Like sometimes I go outside and just suddenly remember them blowing bubbles on the front steps. I’m sure one day that will be a happy memory but right now remembering it just hurts. It just reminds me of the fact that they will NEVER do it again.

Sometimes it actually physically hurts me. Like I can’t catch my breath. Like I’ve been punched in the stomach. I MISS them. I miss reading bedtime stories. I miss them cuddling up next to me on the couch. I miss seeing them ride their bikes. I miss so much.

However, there is no regret. I know WITHOUT A DOUBT that we did the RIGHT THING sending them back. I know it’s where they wanted to be. I know the running away would have only gotten worse if they had stayed out here. And the disrespect, not listening, and bad behaviors.

Knowing this doesn’t mean that I don’t miss them. It just means that I have no regrets. The pain of missing them comes hard and fast. It comes randomly. I don’t know if this will always be a part of me or not. I imagine I will always miss them but I hope that it doesn’t always come with this physical pain.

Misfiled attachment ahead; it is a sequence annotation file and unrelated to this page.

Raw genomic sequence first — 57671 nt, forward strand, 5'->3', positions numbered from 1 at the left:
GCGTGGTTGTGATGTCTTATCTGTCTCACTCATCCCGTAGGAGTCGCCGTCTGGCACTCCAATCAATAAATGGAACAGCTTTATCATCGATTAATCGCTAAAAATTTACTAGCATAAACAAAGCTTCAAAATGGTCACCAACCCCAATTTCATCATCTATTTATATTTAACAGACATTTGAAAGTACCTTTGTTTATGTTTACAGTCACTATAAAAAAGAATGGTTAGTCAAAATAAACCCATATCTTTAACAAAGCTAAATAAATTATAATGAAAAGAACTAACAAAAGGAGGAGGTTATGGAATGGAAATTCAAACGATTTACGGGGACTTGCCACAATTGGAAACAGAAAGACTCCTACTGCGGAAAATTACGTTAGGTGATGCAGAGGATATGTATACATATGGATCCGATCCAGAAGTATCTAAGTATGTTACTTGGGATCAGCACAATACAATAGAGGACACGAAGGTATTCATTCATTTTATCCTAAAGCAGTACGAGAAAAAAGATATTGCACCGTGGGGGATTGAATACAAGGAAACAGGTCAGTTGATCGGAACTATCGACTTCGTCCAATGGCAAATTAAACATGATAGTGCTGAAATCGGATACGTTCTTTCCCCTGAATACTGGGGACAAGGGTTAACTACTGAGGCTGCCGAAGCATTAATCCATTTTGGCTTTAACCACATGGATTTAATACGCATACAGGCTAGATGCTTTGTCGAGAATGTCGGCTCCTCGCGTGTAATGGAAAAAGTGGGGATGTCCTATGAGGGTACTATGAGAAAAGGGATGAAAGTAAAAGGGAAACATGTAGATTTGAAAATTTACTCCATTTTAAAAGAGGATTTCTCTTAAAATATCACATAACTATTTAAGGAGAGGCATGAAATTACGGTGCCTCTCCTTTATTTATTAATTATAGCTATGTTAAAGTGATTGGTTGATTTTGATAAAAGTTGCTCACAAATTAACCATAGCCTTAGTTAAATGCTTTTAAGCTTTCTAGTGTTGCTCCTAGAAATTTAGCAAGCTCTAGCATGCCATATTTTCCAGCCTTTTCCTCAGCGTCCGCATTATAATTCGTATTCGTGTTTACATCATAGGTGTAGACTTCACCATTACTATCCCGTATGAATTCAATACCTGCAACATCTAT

I’m still navigating the waters of grief and loss. It’s only been two weeks. Seems like so much longer but nope, just two weeks.

All I can do is ride the waves, pray and have faith in God’s Plan.



Posted in Adoption

The System Failed Them

I know that there are a lot of children in the foster system. I realize that the end goal for all of these children is adoption. I know that these caseworkers have A LOT of cases on their plate. I realize that things slip through the cracks.

But here’s the thing:

FOSTER CHILDREN SHOULD BE GIVEN A VOICE. They should be listened to. They didn’t ask to be foster children. They have had very little/no choice in the matter. They should, at least, be sat down & asked if they are ok with being adopted out of state. But no, they’re not. The end goal is adoption & caseworkers do not care if that’s in state or out of state, they just want to get them adopted & off their caseload.